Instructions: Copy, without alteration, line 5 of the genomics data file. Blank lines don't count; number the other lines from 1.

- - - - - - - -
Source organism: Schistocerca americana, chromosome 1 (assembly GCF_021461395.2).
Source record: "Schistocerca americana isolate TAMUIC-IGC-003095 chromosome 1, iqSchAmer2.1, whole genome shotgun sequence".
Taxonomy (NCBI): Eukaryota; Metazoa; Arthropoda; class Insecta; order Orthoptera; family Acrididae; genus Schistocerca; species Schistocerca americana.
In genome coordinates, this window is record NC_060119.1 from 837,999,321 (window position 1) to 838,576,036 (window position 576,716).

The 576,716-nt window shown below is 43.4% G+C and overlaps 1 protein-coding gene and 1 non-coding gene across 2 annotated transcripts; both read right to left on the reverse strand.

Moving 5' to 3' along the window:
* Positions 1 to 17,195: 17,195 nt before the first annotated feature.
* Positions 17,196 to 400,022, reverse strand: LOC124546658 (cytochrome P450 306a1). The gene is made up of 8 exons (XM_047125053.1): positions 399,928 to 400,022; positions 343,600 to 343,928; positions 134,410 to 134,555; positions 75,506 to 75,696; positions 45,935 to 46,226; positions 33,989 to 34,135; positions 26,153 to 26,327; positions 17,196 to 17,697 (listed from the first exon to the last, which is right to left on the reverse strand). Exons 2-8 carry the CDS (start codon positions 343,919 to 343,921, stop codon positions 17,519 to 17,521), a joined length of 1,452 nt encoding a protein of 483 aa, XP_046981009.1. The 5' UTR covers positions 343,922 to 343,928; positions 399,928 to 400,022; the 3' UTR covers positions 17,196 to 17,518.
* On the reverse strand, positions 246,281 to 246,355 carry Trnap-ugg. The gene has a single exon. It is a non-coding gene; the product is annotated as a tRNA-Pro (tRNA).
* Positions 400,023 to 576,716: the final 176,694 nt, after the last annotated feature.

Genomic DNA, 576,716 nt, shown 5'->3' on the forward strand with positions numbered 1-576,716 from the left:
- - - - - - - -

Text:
The 576,716-nt window shown below is 43.4% G+C and overlaps 1 protein-coding gene and 1 non-coding gene across 2 annotated transcripts; both read right to left on the reverse strand.